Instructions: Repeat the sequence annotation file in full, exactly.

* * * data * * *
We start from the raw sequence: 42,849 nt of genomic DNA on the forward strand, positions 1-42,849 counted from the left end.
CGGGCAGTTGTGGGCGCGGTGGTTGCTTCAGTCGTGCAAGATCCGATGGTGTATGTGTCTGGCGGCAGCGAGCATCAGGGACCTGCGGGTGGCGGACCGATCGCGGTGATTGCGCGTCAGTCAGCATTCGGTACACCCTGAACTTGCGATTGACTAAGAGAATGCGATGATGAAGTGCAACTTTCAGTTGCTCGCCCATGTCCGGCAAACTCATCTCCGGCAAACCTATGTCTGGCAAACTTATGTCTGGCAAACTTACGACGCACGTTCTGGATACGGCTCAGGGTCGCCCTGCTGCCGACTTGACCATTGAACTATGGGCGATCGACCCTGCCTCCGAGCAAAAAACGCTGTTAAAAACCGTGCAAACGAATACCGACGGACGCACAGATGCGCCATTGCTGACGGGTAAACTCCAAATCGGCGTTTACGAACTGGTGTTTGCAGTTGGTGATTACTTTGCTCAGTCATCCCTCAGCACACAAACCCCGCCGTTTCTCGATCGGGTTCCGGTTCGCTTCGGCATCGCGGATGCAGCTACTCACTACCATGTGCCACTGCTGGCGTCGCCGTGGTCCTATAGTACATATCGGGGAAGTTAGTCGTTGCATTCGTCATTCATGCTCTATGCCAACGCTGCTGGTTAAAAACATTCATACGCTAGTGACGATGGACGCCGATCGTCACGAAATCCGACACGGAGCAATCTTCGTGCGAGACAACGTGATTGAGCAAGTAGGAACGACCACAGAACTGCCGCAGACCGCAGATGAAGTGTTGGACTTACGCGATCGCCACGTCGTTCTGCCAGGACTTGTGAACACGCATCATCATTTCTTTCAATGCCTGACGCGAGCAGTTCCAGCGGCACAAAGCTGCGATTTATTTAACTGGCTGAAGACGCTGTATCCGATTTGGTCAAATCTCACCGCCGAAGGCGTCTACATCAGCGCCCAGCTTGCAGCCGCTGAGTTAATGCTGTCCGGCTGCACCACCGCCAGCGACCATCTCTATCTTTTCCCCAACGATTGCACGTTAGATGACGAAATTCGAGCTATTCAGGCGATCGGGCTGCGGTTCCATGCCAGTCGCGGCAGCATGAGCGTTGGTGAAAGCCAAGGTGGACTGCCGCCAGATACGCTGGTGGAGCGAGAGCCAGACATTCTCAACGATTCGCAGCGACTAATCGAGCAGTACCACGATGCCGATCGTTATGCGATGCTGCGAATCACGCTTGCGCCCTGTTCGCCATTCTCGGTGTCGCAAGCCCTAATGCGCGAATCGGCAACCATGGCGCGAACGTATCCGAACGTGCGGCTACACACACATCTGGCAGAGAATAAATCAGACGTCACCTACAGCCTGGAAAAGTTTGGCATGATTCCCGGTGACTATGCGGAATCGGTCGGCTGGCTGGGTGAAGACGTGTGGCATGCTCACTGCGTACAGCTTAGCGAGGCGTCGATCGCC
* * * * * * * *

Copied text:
We start from the raw sequence: 42,849 nt of genomic DNA on the forward strand, positions 1-42,849 counted from the left end.
CGGGCAGTTGTGGGCGCGGTGGTTGCTTCAGTCGTGCAAGATCCGATGGTGTATGTGTCTGGCGGCAGCGAGCATCAGGGACCTGCGGGTGGCGGACCGATCGCGGTGATTGCGCGTCAGTCAGCATTCGGTACACCCTGAACTTGCGATTGACTAAGAGAATGCGATGATGAAGTGCAACTTTCAGTTGCTCGCCCATGTCCGGCAAACTCATCTCCGGCAAACCTATGTCTGGCAAACTTATGTCTGGCAAACTTACGACGCACGTTCTGGATACGGCTCAGGGTCGCCCTGCTGCCGACTTGACCATTGAACTATGGGCGATCGACCCTGCCTCCGAGCAAAAAACGCTGTTAAAAACCGTGCAAACGAATACCGACGGACGCACAGATGCGCCATTGCTGACGGGTAAACTCCAAATCGGCGTTTACGAACTGGTGTTTGCAGTTGGTGATTACTTTGCTCAGTCATCCCTCAGCACACAAACCCCGCCGTTTCTCGATCGGGTTCCGGTTCGCTTCGGCATCGCGGATGCAGCTACTCACTACCATGTGCCACTGCTGGCGTCGCCGTGGTCCTATAGTACATATCGGGGAAGTTAGTCGTTGCATTCGTCATTCATGCTCTATGCCAACGCTGCTGGTTAAAAACATTCATACGCTAGTGACGATGGACGCCGATCGTCACGAAATCCGACACGGAGCAATCTTCGTGCGAGACAACGTGATTGAGCAAGTAGGAACGACCACAGAACTGCCGCAGACCGCAGATGAAGTGTTGGACTTACGCGATCGCCACGTCGTTCTGCCAGGACTTGTGAACACGCATCATCATTTCTTTCAATGCCTGACGCGAGCAGTTCCAGCGGCACAAAGCTGCGATTTATTTAACTGGCTGAAGACGCTGTATCCGATTTGGTCAAATCTCACCGCCGAAGGCGTCTACATCAGCGCCCAGCTTGCAGCCGCTGAGTTAATGCTGTCCGGCTGCACCACCGCCAGCGACCATCTCTATCTTTTCCCCAACGATTGCACGTTAGATGACGAAATTCGAGCTATTCAGGCGATCGGGCTGCGGTTCCATGCCAGTCGCGGCAGCATGAGCGTTGGTGAAAGCCAAGGTGGACTGCCGCCAGATACGCTGGTGGAGCGAGAGCCAGACATTCTCAACGATTCGCAGCGACTAATCGAGCAGTACCACGATGCCGATCGTTATGCGATGCTGCGAATCACGCTTGCGCCCTGTTCGCCATTCTCGGTGTCGCAAGCCCTAATGCGCGAATCGGCAACCATGGCGCGAACGTATCCGAACGTGCGGCTACACACACATCTGGCAGAGAATAAATCAGACGTCACCTACAGCCTGGAAAAGTTTGGCATGATTCCCGGTGACTATGCGGAATCGGTCGGCTGGCTGGGTGAAGACGTGTGGCATGCTCACTGCGTACAGCTTAGCGAGGCGTCGATCGCC